SANTA MARIA, Calif. - Lawmakers in Sacramento are discussing a bill aimed at helping immigrants and refugees in California by establishing a new state agency that would connect them to resources.
“When our immigrants are successful, California is successful, and America is successful,” Assemblymember David Chiu (D- San Francisco), the bill's author, says.
The California Immigrant and Refugee Affairs agency would put existing resources under the same roof and coordinate efforts between other state and local agencies to address different needs. Lawmakers say there are nearly a dozen state agencies that provide financial and legal services to immigrants and refugees, but no program exists to integrate current policies.
“It's everything from legal assistance, to health care for immigrant kids, to making sure that immigrants are aware that they can get drivers licenses, to other social services they could receive, student financial aid,” said Chiu.
An immigrant's eligibility to certain services may depend on his or her legal status. Chiu's proposal would link documented and undocumented families to services for which they qualify. The lawmaker says his plan could help streamline some processes for immigrant families.
“Because of what the current occupant of the White House has been doing in blocking comprehensive immigration reform, we have many families who in any other time in history would have been legalized by now,” Chiu said.
For nonprofit organizations in Santa Barbara County such as Importa, the legislation is good news. Importa offers free legal advice to low income families in Santa Barbara, Lompoc and Santa Maria.
“There's a huge immigrant family population [in Santa Maria] so there's a lot of need for families to know that there's resources out there," Joanna Barrera said. "In a week we see probably 10-15 clients depending on our time availability.”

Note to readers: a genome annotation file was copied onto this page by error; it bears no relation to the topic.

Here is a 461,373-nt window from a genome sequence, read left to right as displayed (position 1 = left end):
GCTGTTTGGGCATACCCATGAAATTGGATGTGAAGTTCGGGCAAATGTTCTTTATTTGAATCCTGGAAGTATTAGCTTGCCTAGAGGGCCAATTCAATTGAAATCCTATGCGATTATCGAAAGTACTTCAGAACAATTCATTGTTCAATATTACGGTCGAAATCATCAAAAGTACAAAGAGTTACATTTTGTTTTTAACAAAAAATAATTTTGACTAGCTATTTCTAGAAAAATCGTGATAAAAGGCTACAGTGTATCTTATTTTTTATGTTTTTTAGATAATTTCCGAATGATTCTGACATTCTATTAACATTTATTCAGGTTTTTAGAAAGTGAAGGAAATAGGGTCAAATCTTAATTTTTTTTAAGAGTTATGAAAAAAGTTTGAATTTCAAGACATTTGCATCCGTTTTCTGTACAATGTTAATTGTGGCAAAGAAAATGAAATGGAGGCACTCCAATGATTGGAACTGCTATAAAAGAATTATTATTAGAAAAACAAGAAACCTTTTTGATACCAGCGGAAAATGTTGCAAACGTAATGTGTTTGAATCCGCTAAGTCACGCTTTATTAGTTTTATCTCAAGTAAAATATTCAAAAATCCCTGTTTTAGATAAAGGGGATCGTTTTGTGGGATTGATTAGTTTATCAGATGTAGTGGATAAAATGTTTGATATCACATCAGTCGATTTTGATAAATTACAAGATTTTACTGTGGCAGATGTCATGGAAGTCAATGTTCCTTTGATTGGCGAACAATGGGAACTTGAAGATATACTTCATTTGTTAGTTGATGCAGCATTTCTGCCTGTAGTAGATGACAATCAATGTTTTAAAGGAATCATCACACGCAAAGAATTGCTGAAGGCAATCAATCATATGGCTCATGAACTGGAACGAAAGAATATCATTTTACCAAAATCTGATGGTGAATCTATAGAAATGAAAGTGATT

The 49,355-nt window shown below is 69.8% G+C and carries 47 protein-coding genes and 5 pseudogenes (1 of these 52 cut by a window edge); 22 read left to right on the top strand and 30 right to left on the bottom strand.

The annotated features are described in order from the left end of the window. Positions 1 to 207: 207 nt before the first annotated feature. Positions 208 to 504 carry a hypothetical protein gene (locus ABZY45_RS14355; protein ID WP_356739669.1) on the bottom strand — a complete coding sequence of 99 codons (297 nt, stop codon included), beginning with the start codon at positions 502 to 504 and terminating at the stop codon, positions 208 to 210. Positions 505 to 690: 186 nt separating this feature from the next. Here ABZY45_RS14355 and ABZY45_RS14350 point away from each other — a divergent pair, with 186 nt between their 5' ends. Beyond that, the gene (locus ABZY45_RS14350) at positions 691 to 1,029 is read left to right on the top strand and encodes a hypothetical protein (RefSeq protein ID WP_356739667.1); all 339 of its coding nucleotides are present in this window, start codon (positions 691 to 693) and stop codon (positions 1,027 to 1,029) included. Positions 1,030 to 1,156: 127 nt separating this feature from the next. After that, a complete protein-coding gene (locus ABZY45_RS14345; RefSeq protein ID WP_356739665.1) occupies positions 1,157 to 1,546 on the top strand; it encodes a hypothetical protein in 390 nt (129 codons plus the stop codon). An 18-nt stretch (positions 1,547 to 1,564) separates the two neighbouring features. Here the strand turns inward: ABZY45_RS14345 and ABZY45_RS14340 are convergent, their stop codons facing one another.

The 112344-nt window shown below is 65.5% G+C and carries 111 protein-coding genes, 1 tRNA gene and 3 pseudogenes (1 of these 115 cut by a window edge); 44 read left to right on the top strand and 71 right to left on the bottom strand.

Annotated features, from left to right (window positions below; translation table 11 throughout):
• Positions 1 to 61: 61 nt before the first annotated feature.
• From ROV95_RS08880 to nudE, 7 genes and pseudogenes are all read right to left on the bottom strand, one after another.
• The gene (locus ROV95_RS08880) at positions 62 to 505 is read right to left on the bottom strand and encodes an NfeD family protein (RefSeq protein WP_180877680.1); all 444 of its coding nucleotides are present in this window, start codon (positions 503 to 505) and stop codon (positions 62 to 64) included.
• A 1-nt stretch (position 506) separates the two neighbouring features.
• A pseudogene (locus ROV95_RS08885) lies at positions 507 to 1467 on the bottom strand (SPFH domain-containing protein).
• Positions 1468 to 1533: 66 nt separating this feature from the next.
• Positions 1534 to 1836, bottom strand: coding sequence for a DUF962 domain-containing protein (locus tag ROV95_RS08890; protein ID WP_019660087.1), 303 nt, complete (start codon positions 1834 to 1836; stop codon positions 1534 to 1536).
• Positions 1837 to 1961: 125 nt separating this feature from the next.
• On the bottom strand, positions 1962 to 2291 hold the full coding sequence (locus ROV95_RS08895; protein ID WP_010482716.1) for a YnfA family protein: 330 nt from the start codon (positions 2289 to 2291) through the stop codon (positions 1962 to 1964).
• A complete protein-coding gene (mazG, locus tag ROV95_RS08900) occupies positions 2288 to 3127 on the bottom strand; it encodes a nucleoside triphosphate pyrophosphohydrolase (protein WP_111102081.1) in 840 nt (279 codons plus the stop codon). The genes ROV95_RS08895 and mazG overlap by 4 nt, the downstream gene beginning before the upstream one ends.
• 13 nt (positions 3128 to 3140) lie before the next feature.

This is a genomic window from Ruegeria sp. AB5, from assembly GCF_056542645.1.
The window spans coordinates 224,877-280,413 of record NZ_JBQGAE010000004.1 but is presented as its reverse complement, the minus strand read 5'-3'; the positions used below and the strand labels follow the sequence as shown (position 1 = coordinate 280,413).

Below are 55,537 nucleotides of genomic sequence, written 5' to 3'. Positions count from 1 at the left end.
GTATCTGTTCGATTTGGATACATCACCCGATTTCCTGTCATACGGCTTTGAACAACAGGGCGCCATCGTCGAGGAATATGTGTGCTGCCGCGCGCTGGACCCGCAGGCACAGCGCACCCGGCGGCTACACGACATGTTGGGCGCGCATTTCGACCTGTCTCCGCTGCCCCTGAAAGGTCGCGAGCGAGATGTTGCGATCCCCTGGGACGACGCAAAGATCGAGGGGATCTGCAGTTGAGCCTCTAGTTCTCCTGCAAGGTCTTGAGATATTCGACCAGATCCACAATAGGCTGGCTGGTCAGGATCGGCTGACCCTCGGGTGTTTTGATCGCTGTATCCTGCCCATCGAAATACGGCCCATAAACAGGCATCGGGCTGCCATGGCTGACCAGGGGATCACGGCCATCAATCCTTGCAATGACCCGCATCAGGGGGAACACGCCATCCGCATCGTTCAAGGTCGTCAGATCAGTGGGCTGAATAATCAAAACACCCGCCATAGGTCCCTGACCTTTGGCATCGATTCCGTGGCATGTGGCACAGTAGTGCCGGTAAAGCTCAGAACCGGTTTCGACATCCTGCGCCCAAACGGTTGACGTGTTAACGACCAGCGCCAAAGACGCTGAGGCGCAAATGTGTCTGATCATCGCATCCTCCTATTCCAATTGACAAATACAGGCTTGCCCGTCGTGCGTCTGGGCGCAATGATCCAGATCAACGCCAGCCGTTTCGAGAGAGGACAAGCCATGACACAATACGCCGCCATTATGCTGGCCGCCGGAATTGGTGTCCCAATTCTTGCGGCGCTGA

Barrera says many immigrants fall prey to scammers. She believes the new state agency could also deter that by pointing them to the right resources.
“There's a lot of people out there that are just looking to profit off of people,” Barrera said.
Others worry that lawmakers in Sacramento are not looking after other vulnerable communities and putting their needs first.
“We've got people on social security, we've got people who are disabled, we've got people who are veterans, we've got people who are homeless,” said Lompoc resident Nikolai Nikolenko.
Nikolenko says a new state agency could also put a strain on California's budget.
“We can't support another government agency, we're already running a deficit,” said Nikolenko.
Assemblymember Chiu did not provide an estimate as to how much the California Immigrant and Refugee Affairs agency would cost to establish. However, the San Francisco representative says he doesn't expect it to be a significant expense because the bill would combine existing resources.
"It's been done in other states in our country from Massachusetts to Michigan to New York,” he said.
If signed into law, it would take effect in 2020.
The bill will be heard in the Assembly Judiciary Committee on April 9.